Her mailbag, according to her obituary, averaged about 2,000 letters a week. By the time of her death in 1951 at age 90, the Bell Syndicate was publishing her column.

Dorothy Thompson, foreign affairs writer for the New York Herald Tribune beginning in 1936 is credited with being the first woman to establish a regular presence on the editorial page when her column "On the Record" made its debut on March 17, 1936. She reportedly was making over $100,000 in 1938. Prior to World War II, she wrote against the tide of American opinion, when she pushed for the U.S to snap out if its isolationist slumber and intervene in Europe. She wrote that the "National Socialist Revolution in Germany would prove to be the most world disturbing event of the century and perhaps of many centuries." Time Magazine ran a cover story on her on June 12, 1939, and described her and Eleanor Roosevelt as being two of the most influential women in the country.

February 1, 1937: The first woman in New York Times history to sit on the editorial board is Anne O'Hare McCormick. She begins a column: "Affairs in Europe," later re-named "Abroad." When she died on May 29, 1954, the New York Times blackened the border of the "Abroad Column." McCormick won a Pulitzer Prize in 1937 for foreign correspondence, becoming the first woman in journalism to claim the coveted prize.

Judith Crist is named drama critic of the New York Herald Tribune in 1958, the first woman to hold such a title for a major daily, and in 1960 becomes editor of the Arts. In 1963, her lifelong dream is fulfilled, when she's named editor film critic.

No woman covered World War I, but by World War II, 21 women were assigned to various fronts of the war.

Murguerit Higgins in 1951 became the first woman to win a Pulitzer Prize for war correspondence for the New York Herald Tribune, when she fought her way to the front lines in Korea despite the objections of General Walton H. Walker, who told her "[t]his is not the type of war where women ought to be running around the front lines." After protesting, Gen. Douglas MacArthur rescinded the order the next day.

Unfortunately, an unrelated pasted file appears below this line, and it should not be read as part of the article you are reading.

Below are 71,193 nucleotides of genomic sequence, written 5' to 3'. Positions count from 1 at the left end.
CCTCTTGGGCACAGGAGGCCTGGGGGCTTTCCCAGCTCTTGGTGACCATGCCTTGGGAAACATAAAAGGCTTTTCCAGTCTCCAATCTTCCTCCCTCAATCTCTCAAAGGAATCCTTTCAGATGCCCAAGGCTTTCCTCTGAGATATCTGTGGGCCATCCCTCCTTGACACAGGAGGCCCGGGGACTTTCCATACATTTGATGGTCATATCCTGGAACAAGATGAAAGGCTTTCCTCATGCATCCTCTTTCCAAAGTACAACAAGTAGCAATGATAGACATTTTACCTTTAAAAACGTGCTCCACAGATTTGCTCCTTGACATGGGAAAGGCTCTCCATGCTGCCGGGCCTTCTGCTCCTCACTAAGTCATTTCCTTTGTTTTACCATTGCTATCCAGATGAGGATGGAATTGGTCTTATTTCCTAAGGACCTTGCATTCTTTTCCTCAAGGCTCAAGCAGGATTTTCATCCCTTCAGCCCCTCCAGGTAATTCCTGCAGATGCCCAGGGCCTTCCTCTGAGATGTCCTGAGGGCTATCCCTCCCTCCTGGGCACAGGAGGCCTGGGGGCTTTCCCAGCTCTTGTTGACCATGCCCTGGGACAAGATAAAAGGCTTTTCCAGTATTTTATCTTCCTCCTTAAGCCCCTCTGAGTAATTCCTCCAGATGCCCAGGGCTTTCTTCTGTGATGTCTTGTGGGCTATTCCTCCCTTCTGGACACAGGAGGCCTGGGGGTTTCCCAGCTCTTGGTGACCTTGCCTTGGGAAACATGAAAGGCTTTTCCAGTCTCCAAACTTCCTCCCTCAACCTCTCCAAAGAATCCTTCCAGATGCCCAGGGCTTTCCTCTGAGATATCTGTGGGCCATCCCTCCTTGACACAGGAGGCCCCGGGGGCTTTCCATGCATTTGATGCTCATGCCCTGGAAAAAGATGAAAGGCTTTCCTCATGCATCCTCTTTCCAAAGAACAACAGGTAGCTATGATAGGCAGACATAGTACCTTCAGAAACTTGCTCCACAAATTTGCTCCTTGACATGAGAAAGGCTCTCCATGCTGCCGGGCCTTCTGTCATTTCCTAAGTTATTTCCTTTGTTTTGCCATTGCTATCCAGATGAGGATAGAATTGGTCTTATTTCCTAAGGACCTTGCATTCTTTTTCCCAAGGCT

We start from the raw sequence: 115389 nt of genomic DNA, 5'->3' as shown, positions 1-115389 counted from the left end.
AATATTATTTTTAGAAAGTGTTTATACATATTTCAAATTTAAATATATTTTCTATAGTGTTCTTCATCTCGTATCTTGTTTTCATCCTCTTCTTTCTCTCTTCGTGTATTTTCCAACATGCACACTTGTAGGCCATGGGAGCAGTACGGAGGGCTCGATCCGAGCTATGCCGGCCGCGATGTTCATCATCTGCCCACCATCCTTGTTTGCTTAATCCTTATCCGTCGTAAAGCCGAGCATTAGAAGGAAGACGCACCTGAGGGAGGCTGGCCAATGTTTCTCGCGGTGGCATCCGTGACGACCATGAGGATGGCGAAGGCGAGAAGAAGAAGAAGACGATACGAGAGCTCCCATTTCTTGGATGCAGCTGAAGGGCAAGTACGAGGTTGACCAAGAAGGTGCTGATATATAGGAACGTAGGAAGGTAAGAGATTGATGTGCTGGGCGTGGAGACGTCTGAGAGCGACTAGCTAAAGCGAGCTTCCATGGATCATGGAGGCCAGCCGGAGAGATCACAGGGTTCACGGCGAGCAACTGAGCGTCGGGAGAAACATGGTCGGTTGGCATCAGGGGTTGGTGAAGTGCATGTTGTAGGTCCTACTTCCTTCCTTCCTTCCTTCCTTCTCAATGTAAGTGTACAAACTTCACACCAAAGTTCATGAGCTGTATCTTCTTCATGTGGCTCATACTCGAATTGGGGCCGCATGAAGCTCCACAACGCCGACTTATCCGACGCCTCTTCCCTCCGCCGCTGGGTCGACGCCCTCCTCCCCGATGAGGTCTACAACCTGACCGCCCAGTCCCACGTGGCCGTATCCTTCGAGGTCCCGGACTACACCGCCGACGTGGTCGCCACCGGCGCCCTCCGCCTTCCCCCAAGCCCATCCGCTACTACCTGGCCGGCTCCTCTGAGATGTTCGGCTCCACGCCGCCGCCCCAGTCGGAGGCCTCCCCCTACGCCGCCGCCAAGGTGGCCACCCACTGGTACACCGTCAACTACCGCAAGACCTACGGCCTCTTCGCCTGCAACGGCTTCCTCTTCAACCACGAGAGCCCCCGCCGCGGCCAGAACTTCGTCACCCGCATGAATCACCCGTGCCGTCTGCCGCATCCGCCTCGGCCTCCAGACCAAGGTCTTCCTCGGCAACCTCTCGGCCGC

Higgins was hired in 1942 at the Herald while still a student at Columbia University Graduate School of Journalism, after landing an interview with Chiang Kai-shek, who was refusing interviews to all other reporters.

Miriam Ottenberg, became one of the first female police reporters when she joins the Washington Star in 1937; and in 1960, as an investigative reporter, she won a Pulitzer for her series "Buyer Beware" about unscrupulous used-car dealers and finance companies. Her series led to the introduction of federal legislation and the enactment of remedial laws.

February 2, 1976: The New York Times publishes a book review of their new style manual: "The New York Times Manual of Style and Usage," which hadn't been updated since 1962. The book reveals for the first time the paper's policies on datelines and the importance of protecting the anonymity of news sources. Reflecting the rise of feminism, the manual notes changes in how women should be addressed but refuses to accept the words "chairwoman," "chairperson," "spokeswoman," and "Ms" as acceptable usage.

Mary McGrory first joined the staff of the Washington Star in 1947 as a book reviewer; and in 1975 became the first woman to win a Pulitzer for commentary for her series of columns about the Watergate scandal. McGrory suffered a stroke in March, 2003, and died on April 21, 2004.

June 20, 1986: In an Editor's Note, The New York Times acknowledge the term "Ms." had become common usage and accordingly will be adopted as an honorific in news columns and when an identity of a woman is unknown. Executive Editor A.M. Rosenthal ordered the change.

NOTE: Joseph C. Goulden, in his book Fit To Print: A.M. Rosenthal And His Times wrote that when Gloria Steinem was alerted to The Times' policy change, she immediately sent Rosenthal flowers along with a thank-you note compliments of the Ms Magazine staff.

According to the American Society of Newspaper Editors, in 2004, women made up 37.23 percent of daily newspapers employees: 20, 177 out of a total workforce of 54, 164. ASNE estimates 4,471 women are in supervisory or upper management positions.

The Census Bureau reports there are 147.8 million females in the United States as of July 1, 2003, outnumbering the male population, which stands at 143 million.

Sources:

  • Brilliant Bylines by Barbara Belford
  • Great Women of the Press by Madelon Golden Schilpp and Sharon M. Murphy
  • Biographical Dictionary of American Journalism edited by Joseph P. McKerns
  • The New York Times : A Chronology: 1851-2001 compiled by Bill Lucey
  • various newspaper reports
Last Updated: April 16, 2013